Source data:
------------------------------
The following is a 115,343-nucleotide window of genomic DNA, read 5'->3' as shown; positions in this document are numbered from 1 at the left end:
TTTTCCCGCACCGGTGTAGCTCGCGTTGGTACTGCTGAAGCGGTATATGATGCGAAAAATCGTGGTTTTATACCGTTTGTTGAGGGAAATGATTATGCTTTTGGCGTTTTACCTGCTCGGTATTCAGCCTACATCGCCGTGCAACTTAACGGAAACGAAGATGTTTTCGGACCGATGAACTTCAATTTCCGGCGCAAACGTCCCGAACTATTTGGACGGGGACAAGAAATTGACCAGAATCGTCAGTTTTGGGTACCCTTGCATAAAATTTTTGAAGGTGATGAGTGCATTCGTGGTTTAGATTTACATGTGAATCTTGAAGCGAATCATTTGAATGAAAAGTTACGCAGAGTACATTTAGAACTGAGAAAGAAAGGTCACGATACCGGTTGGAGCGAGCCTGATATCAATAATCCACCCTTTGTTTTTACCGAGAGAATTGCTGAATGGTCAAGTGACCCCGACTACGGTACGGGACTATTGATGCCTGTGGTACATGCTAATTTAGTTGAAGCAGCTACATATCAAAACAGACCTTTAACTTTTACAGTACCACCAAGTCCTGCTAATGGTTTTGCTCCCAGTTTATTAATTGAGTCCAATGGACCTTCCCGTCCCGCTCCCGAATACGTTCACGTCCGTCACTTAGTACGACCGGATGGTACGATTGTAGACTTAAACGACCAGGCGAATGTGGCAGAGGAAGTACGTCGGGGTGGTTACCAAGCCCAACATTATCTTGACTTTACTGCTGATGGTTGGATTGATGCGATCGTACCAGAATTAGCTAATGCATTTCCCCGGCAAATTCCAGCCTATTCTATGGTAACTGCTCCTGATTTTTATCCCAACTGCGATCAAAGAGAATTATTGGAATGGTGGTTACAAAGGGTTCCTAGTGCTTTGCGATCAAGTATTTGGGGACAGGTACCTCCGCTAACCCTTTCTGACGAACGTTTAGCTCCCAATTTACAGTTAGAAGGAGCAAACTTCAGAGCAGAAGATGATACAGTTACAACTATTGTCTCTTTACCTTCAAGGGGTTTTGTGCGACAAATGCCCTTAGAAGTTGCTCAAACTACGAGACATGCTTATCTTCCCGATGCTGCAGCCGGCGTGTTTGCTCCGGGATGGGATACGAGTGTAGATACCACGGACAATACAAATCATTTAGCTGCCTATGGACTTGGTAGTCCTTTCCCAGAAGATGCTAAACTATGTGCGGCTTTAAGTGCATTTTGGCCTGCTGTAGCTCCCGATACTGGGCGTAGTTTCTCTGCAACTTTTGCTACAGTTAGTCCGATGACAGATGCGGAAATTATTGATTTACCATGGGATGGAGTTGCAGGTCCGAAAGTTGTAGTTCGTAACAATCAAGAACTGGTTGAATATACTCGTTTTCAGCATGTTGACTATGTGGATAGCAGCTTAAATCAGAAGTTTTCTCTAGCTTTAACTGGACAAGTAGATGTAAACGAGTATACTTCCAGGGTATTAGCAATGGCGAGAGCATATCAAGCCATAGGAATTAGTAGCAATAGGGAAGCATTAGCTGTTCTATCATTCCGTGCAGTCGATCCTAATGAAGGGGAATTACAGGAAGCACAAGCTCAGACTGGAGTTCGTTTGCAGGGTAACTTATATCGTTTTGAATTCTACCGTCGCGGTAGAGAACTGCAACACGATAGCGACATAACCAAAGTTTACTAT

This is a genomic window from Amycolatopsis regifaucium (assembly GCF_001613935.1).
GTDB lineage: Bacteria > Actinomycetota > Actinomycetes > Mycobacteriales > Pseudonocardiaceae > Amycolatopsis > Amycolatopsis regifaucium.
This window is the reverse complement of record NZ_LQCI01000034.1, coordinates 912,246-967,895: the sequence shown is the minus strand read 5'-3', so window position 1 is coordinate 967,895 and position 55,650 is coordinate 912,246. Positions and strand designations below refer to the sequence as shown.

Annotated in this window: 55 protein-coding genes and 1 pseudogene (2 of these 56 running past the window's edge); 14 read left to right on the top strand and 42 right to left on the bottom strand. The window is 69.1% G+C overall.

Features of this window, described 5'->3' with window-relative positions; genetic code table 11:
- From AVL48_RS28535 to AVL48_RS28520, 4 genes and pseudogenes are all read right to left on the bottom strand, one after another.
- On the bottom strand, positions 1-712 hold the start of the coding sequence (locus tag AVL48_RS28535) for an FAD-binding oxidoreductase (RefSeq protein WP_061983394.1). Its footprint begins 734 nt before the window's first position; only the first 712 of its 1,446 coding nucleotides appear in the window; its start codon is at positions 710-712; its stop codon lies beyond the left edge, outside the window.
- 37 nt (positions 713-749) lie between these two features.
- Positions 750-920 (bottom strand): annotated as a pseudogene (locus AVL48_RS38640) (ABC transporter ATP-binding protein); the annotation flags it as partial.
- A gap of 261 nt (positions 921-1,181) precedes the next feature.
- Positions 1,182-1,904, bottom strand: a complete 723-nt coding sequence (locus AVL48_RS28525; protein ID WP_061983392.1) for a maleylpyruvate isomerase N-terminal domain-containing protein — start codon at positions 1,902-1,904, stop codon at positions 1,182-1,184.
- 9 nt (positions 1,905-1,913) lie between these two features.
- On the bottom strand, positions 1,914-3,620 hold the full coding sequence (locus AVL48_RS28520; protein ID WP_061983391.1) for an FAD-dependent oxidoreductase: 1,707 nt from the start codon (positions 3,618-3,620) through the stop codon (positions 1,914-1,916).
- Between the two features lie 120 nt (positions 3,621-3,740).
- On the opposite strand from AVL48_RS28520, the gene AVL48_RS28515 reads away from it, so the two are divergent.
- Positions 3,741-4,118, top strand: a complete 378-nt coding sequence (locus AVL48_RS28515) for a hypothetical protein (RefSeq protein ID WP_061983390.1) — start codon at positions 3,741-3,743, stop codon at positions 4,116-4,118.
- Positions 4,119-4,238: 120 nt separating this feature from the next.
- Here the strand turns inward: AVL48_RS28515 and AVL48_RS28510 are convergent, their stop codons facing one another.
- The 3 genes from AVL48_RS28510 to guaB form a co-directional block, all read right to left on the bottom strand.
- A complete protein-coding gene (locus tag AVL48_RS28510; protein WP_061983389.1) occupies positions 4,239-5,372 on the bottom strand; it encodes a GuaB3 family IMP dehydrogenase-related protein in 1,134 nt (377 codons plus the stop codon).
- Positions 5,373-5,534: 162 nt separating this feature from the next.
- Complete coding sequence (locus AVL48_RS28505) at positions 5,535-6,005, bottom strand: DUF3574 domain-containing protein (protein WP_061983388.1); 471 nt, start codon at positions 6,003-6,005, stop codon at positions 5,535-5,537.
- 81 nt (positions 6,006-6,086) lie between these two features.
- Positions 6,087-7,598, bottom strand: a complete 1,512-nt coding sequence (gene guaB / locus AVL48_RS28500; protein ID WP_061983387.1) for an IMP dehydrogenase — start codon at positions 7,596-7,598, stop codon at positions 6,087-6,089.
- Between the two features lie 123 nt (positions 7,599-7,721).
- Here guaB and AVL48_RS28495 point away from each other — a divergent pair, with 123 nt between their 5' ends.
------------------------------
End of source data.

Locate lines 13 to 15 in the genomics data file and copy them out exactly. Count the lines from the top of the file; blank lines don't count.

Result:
- Positions 1,182-1,904, bottom strand: a complete 723-nt coding sequence (locus AVL48_RS28525; protein ID WP_061983392.1) for a maleylpyruvate isomerase N-terminal domain-containing protein — start codon at positions 1,902-1,904, stop codon at positions 1,182-1,184.
- 9 nt (positions 1,905-1,913) lie between these two features.
- On the bottom strand, positions 1,914-3,620 hold the full coding sequence (locus AVL48_RS28520; protein ID WP_061983391.1) for an FAD-dependent oxidoreductase: 1,707 nt from the start codon (positions 3,618-3,620) through the stop codon (positions 1,914-1,916).